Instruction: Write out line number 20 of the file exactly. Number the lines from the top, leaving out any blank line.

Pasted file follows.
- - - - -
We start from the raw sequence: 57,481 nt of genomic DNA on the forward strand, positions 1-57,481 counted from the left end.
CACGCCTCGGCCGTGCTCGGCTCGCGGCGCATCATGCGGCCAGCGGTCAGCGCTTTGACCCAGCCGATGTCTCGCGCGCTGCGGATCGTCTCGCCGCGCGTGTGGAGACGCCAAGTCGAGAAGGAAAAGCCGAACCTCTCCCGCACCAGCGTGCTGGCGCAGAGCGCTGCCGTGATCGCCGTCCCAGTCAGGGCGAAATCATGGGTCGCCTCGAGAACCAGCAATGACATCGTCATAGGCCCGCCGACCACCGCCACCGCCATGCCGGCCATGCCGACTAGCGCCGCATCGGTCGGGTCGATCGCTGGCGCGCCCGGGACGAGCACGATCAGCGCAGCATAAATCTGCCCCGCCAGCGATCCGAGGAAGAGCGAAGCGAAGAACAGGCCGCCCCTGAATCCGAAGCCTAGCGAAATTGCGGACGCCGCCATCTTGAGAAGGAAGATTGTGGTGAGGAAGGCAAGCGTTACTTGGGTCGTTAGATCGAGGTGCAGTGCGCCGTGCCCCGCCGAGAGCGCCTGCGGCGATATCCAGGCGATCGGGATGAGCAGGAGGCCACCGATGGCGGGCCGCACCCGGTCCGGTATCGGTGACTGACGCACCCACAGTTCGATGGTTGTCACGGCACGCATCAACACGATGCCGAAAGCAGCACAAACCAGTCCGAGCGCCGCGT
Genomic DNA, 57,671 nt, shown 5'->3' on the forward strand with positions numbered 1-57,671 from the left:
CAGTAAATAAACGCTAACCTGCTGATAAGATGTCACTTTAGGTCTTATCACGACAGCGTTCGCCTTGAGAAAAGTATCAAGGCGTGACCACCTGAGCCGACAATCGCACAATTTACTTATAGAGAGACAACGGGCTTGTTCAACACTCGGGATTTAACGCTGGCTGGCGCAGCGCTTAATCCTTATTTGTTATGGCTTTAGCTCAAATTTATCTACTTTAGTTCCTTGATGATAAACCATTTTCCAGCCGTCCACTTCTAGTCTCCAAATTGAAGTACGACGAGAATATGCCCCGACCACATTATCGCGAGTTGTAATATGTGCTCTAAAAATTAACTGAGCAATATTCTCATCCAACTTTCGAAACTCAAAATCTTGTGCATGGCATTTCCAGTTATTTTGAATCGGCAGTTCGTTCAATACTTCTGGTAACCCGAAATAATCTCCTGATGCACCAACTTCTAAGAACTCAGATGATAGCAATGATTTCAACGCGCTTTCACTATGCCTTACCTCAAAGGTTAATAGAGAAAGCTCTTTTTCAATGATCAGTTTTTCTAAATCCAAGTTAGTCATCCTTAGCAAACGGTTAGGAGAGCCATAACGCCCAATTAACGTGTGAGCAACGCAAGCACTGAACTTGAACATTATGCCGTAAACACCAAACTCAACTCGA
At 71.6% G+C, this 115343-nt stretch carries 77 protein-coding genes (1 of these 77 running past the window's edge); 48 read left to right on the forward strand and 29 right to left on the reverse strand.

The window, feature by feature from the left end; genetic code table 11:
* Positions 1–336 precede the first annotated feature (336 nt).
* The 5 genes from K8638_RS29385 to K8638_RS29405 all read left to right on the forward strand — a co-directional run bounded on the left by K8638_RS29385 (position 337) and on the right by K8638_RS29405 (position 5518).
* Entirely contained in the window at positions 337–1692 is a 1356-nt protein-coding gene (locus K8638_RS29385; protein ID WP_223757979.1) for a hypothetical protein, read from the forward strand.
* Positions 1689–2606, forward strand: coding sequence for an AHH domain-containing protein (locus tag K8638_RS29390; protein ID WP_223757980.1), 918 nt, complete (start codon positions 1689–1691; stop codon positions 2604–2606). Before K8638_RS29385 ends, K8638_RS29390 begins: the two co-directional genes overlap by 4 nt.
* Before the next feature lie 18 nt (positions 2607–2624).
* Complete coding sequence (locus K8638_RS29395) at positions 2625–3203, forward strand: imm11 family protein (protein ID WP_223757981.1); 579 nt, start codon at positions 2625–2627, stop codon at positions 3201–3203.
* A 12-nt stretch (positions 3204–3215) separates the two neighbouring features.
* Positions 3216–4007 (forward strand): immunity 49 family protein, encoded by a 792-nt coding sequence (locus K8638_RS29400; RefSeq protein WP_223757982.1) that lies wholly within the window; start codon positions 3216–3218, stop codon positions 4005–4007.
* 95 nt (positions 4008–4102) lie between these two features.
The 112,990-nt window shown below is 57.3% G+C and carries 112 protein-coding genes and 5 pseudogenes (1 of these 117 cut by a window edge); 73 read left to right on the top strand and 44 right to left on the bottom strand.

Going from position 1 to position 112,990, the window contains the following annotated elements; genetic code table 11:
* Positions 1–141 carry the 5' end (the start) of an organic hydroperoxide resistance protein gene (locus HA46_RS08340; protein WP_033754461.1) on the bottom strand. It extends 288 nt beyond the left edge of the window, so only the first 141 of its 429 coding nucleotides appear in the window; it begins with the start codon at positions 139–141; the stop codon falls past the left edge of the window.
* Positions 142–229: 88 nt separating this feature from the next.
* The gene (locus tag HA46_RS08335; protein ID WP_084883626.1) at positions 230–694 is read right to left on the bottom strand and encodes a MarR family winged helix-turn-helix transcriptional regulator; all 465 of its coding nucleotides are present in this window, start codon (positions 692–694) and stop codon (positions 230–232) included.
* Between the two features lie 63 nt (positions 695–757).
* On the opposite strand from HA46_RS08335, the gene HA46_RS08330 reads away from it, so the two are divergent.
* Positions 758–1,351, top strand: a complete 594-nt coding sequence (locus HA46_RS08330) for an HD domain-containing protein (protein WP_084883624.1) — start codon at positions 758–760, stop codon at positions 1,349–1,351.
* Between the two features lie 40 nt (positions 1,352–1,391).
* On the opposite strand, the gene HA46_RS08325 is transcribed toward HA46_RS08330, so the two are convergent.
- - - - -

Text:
* The gene (locus tag HA46_RS08335; protein ID WP_084883626.1) at positions 230–694 is read right to left on the bottom strand and encodes a MarR family winged helix-turn-helix transcriptional regulator; all 465 of its coding nucleotides are present in this window, start codon (positions 692–694) and stop codon (positions 230–232) included.